10. Before dealing with the main question as to whether the right to receive dividends during the assessee's lifetime was a taxable asset, we have to point out that the Tribunal has erred in taking the view that the assessee is entitled only to 50% of the dividends declared. It is clear from the orders of this court in the various proceedings referred to above that the assessee became entitled to the entirety of the dividends to be declared by the company during her lifetime. Clause 3(1) of the will directs the trustees to pay the income to arise from the testator's estate to his wife, the assessee, during her lifetime for her benefit provided always that she should be bound throughout to provide for such reasonable maintenance and education of his infant son as the trustees in their discretion may decide. But when the will came up for consideration before this court in C.S. No. 165 of 1942 at the instance of the assessee, it was declared that as regards the past profits from the business of the testator up to March 31, 1943, it is to be subject to the rule of equitable apportionment, that 50% of the net profits be apportioned to the assessee as income of the estate due to her under the testator's will and the remaining 50% is to be addedto the corpus of the estate which belongs to the minor son of the testator. But as regards the future, this court directed the trustees to form a private limited company under the name of 'Chambers & Co. Ltd.' or 'The Chrome Leather Company Ltd.', and to take over the testator's entire business with all its assets and liabilities in return for shares in the company credited as fully paid, and to pay the full amount of the dividends declared and payable by the private limited company to be formed to the assessee during her lifetime. The Tribunal has, however, taken the provisions made by this court in Clauses 1 and 2 of the order dated April 2, 1943, in C.S. No. 165 of 1942, relating to the interim period between November 16, 1937, to March 31, 1943, as final arrangement while in fact the court specifically directed in Clause 6 that the full amount of dividends declared and payable by the private limited company should belong to the assessee during her lifetime. Therefore, we have to proceed on the basis that the assessee is entitled to receive the entirety of the dividends declared and payable by the Chrome Leather Company Ltd., which has been formed in pursuance of the directions of this court in the above order.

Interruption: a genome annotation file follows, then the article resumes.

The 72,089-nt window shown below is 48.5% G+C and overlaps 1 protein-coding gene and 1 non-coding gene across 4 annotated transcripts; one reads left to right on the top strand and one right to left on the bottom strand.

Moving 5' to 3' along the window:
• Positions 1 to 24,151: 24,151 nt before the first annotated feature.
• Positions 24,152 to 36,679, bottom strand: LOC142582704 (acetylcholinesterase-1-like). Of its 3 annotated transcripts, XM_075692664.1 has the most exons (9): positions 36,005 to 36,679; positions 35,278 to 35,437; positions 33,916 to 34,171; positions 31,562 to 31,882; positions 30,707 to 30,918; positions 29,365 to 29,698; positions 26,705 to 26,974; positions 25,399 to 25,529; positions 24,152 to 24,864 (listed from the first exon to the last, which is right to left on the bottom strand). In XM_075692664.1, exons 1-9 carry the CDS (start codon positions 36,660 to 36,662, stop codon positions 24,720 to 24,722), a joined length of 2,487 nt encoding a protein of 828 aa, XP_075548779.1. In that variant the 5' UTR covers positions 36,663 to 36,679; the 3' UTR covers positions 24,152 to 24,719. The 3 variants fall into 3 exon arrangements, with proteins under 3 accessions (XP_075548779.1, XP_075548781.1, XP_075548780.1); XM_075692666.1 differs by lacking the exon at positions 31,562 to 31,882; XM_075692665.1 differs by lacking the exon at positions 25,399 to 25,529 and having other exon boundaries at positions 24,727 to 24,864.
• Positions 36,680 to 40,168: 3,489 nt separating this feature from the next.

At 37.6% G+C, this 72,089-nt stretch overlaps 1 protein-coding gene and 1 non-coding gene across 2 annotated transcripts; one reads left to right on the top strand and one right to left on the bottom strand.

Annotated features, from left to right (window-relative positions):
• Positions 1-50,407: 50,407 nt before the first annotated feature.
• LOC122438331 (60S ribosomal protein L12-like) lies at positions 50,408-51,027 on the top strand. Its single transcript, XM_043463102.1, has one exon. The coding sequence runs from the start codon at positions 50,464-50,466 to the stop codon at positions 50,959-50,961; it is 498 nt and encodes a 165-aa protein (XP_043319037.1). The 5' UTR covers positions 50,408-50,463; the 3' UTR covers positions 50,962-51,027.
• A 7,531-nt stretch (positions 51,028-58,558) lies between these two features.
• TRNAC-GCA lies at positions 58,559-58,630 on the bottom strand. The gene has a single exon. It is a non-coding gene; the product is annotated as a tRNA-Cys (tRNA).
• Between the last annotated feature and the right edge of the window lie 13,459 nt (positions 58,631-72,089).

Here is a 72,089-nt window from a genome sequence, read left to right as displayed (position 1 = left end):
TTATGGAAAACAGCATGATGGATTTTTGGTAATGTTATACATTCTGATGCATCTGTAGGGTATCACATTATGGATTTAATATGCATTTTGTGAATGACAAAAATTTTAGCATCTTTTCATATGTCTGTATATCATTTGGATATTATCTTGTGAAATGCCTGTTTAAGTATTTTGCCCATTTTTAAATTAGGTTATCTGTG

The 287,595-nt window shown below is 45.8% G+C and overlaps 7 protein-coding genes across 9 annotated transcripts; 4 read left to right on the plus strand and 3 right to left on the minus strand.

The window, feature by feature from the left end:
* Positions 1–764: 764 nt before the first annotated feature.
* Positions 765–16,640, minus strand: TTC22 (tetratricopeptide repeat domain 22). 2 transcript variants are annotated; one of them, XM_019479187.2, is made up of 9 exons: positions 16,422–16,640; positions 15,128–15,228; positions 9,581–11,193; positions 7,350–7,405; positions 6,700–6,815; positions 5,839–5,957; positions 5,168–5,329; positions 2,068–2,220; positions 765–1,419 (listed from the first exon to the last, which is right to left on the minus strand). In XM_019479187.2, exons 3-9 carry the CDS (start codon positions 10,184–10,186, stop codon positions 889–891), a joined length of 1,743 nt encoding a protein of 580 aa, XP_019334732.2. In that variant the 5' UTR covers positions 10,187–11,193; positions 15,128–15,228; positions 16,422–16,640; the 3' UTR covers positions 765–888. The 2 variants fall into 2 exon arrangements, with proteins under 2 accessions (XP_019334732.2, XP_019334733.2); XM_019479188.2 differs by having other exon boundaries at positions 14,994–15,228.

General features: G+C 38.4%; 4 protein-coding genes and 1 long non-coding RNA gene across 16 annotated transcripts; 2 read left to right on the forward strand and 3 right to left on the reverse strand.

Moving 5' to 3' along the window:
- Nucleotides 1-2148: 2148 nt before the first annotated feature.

11. Section 3 of the Wealth-tax Act brings to charge the net wealth of every individual, Hindu undivided family and company at the rate or rates specified in the Schedule to that Act. Section 2(m) defines 'net wealth' as the amount by which the aggregate value computed in accordance with the provisions of the Act of all the assets belonging to the assessee in excess of the aggregate value of the debts. The word 'assets' has been defined under Section 2(e) of the Act as including property of every description, movable or immovable. But, certain items of properties have been specifically excluded from the definition of 'assets' under Clauses (1) and (2). Sub-clause (iv) of Clause (1) of Section 2(e) excludes a right to any annuity in any case where the terms and conditions relating thereto preclude the commutation of any portion thereof into a lump sum grant from the definition of 'assets'. The assessee claims that her right to get dividends during her lifetime is an annuity coming within the exceptions contained in the above Sub-clause (iv).